“Go West, young man,” wrote Horace Greeley in 1865. One hundred and forty-six years later, I took his advice, and I’m glad I did.
My family and I went to visit my cousin and her family (thanks, guys!) in Colorado over the Independence Day weekend. My wife, Kate, does a much better job of talking about our travels over on her blog, so for a more complete download, click over to her site.
As for me, well, I’ve seen mountains on a number of continents, but few measure up to the way the Rockies jut upward from the plains, an imposing wall of stone that probably prompted early American settlers to say, “Whoa, those are big. I don’t want to cross those. Let’s just put Denver here.” I never quite bought into the whole romantic notion of the Old West, but I have to say, the New West did a great job of putting my writer-brain to work.
Just being out there made me ponder my historical alchemy-punk, flintlock-fantasy setting. It’s currently set in 1779, with sailing ships exploring the solar system. But…maybe fast forward that to the 1860s. The American Civil War in the Jovian system? Ganymede vs. Callisto? Cowboys and aliens in the shadow of Jupiter? (Yes, I’m looking forward to the movie.) There’s a whole lot of something there that’s worth playing with.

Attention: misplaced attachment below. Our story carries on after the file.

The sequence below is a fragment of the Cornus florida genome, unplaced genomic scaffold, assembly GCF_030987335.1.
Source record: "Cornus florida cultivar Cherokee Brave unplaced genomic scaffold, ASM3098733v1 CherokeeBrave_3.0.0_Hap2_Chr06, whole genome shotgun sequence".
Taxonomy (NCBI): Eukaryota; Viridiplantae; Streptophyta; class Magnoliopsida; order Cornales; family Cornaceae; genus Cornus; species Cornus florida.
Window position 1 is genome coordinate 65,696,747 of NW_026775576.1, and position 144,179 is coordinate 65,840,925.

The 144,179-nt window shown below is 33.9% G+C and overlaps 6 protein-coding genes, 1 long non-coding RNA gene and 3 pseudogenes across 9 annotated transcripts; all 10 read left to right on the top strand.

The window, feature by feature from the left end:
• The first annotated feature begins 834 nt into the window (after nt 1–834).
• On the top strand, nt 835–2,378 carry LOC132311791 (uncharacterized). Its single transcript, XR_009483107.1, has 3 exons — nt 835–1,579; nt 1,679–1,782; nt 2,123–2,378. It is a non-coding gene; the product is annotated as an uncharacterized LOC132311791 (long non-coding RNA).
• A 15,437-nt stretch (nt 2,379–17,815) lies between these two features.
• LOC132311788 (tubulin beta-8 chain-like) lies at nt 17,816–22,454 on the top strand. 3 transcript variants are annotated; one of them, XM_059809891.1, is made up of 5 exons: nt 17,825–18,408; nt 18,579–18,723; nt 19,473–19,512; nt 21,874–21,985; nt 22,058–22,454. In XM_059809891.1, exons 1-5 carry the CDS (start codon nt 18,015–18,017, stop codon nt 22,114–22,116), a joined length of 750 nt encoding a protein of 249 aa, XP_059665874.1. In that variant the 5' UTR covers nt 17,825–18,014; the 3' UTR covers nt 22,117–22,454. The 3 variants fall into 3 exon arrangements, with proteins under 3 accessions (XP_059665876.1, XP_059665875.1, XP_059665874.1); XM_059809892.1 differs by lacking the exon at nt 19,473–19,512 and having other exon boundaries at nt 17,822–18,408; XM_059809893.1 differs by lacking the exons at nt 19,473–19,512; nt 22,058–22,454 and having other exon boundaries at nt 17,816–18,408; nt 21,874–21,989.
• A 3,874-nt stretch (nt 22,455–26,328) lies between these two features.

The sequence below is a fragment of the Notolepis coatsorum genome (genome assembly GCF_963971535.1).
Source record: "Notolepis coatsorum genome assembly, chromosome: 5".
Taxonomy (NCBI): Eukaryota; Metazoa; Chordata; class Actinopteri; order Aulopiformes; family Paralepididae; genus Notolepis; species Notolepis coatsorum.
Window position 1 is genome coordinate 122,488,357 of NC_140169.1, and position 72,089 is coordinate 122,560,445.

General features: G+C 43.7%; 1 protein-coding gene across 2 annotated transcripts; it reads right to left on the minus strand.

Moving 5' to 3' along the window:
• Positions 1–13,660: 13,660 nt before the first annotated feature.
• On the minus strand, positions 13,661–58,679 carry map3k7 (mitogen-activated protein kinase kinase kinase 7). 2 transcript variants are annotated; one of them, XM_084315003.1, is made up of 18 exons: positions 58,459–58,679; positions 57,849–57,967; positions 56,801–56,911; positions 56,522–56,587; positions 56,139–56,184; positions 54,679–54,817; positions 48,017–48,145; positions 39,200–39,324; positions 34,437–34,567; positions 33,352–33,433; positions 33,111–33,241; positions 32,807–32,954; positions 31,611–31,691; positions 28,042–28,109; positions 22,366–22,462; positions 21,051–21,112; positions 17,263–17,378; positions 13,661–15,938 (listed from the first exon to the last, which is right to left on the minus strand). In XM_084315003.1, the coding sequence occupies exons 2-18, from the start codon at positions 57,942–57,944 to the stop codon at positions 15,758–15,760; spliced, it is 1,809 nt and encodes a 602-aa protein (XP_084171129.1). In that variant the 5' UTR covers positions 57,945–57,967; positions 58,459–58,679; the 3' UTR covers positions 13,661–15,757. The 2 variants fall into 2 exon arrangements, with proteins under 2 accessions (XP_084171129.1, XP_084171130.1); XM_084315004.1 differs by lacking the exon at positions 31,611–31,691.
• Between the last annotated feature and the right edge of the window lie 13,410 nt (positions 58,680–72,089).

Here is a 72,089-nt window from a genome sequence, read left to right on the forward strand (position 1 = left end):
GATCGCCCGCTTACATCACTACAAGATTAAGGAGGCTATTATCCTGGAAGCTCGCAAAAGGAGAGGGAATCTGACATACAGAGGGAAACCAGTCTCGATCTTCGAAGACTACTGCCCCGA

We also visited the Shambhala Mountain Center, home to the Great Stupa, an amazing Buddhist temple. I was already playing with the notion of vimanas, the flying vehicles described in ancient Sanskrit lore, as conveyances for one of the alien groups in my book. Seeing the beauty and, to Western eyes, the exoticism of the Great Stupa firmed that notion up considerably. And yes, I know that the Vedas and Buddhism aren’t related at all. It was more a visual thing. Roll with me here.
Point is, while I tend to disregard the whole romanticization of Being A Writer (TM), I totally get why writers seem to thrive on travel. Output needs input, and travel provides a lot of new input. I found our visit to the West both relaxing and inspiring.
Of course, the New Belgium Brewery in Fort Collins might have also provided some liquid inspiration as well….their Abbey is excellent, and tasting La Follie was an incredibly unique experience. Now if we can just get them to distribute their beers on the East Coast.
One response to “Inspiration in the New West”
Hilarious! Mark and I think the same thing every time we climb in the Rockies, “sheesh, now we know why Denver is where it is”